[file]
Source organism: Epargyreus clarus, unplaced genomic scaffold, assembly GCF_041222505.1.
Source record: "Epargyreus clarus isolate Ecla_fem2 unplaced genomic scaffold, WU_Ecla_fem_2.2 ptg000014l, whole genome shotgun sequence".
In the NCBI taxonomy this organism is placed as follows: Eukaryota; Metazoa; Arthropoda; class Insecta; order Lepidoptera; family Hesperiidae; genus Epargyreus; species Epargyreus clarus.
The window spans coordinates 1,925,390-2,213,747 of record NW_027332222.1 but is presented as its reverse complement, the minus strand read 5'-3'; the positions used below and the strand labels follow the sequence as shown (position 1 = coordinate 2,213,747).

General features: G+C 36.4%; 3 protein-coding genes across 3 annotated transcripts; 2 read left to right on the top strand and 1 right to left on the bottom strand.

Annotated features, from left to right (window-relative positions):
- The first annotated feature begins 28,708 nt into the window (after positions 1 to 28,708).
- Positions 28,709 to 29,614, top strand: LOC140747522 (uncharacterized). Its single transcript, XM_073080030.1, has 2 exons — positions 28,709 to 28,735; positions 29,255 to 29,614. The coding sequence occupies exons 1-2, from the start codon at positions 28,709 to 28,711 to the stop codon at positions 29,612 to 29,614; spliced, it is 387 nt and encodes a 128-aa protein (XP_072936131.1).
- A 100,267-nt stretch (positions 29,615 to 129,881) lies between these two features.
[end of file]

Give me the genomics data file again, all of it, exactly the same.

Source organism: Epargyreus clarus, unplaced genomic scaffold, assembly GCF_041222505.1.
Source record: "Epargyreus clarus isolate Ecla_fem2 unplaced genomic scaffold, WU_Ecla_fem_2.2 ptg000014l, whole genome shotgun sequence".
In the NCBI taxonomy this organism is placed as follows: Eukaryota; Metazoa; Arthropoda; class Insecta; order Lepidoptera; family Hesperiidae; genus Epargyreus; species Epargyreus clarus.
The window spans coordinates 1,925,390-2,213,747 of record NW_027332222.1 but is presented as its reverse complement, the minus strand read 5'-3'; the positions used below and the strand labels follow the sequence as shown (position 1 = coordinate 2,213,747).

General features: G+C 36.4%; 3 protein-coding genes across 3 annotated transcripts; 2 read left to right on the top strand and 1 right to left on the bottom strand.

Annotated features, from left to right (window-relative positions):
- The first annotated feature begins 28,708 nt into the window (after positions 1 to 28,708).
- Positions 28,709 to 29,614, top strand: LOC140747522 (uncharacterized). Its single transcript, XM_073080030.1, has 2 exons — positions 28,709 to 28,735; positions 29,255 to 29,614. The coding sequence occupies exons 1-2, from the start codon at positions 28,709 to 28,711 to the stop codon at positions 29,612 to 29,614; spliced, it is 387 nt and encodes a 128-aa protein (XP_072936131.1).
- A 100,267-nt stretch (positions 29,615 to 129,881) lies between these two features.